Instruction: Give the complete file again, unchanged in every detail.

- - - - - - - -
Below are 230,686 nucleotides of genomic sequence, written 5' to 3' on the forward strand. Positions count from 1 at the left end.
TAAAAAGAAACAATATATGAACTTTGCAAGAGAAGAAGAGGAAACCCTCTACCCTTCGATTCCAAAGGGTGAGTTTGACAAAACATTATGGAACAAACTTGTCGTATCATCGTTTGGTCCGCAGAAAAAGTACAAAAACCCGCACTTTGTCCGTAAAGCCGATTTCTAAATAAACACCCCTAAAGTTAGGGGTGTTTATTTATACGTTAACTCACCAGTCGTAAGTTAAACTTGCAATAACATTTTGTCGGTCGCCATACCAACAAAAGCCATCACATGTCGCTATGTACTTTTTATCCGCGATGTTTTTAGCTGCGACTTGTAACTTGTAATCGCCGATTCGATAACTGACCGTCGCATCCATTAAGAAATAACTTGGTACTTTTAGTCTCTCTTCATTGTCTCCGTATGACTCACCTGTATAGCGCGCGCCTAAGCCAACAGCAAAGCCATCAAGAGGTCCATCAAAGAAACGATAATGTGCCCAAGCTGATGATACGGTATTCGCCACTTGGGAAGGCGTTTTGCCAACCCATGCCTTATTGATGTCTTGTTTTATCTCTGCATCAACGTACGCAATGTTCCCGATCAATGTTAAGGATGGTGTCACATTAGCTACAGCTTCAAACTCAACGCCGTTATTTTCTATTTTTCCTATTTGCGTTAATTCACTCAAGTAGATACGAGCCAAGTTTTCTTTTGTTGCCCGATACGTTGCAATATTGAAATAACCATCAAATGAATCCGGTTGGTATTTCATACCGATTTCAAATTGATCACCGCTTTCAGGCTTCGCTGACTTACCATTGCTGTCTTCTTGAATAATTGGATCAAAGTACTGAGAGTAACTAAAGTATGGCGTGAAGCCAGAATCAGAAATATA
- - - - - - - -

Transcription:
Below are 230,686 nucleotides of genomic sequence, written 5' to 3' on the forward strand. Positions count from 1 at the left end.
TAAAAAGAAACAATATATGAACTTTGCAAGAGAAGAAGAGGAAACCCTCTACCCTTCGATTCCAAAGGGTGAGTTTGACAAAACATTATGGAACAAACTTGTCGTATCATCGTTTGGTCCGCAGAAAAAGTACAAAAACCCGCACTTTGTCCGTAAAGCCGATTTCTAAATAAACACCCCTAAAGTTAGGGGTGTTTATTTATACGTTAACTCACCAGTCGTAAGTTAAACTTGCAATAACATTTTGTCGGTCGCCATACCAACAAAAGCCATCACATGTCGCTATGTACTTTTTATCCGCGATGTTTTTAGCTGCGACTTGTAACTTGTAATCGCCGATTCGATAACTGACCGTCGCATCCATTAAGAAATAACTTGGTACTTTTAGTCTCTCTTCATTGTCTCCGTATGACTCACCTGTATAGCGCGCGCCTAAGCCAACAGCAAAGCCATCAAGAGGTCCATCAAAGAAACGATAATGTGCCCAAGCTGATGATACGGTATTCGCCACTTGGGAAGGCGTTTTGCCAACCCATGCCTTATTGATGTCTTGTTTTATCTCTGCATCAACGTACGCAATGTTCCCGATCAATGTTAAGGATGGTGTCACATTAGCTACAGCTTCAAACTCAACGCCGTTATTTTCTATTTTTCCTATTTGCGTTAATTCACTCAAGTAGATACGAGCCAAGTTTTCTTTTGTTGCCCGATACGTTGCAATATTGAAATAACCATCAAATGAATCCGGTTGGTATTTCATACCGATTTCAAATTGATCACCGCTTTCAGGCTTCGCTGACTTACCATTGCTGTCTTCTTGAATAATTGGATCAAAGTACTGAGAGTAACTAAAGTATGGCGTGAAGCCAGAATCAGAAATATA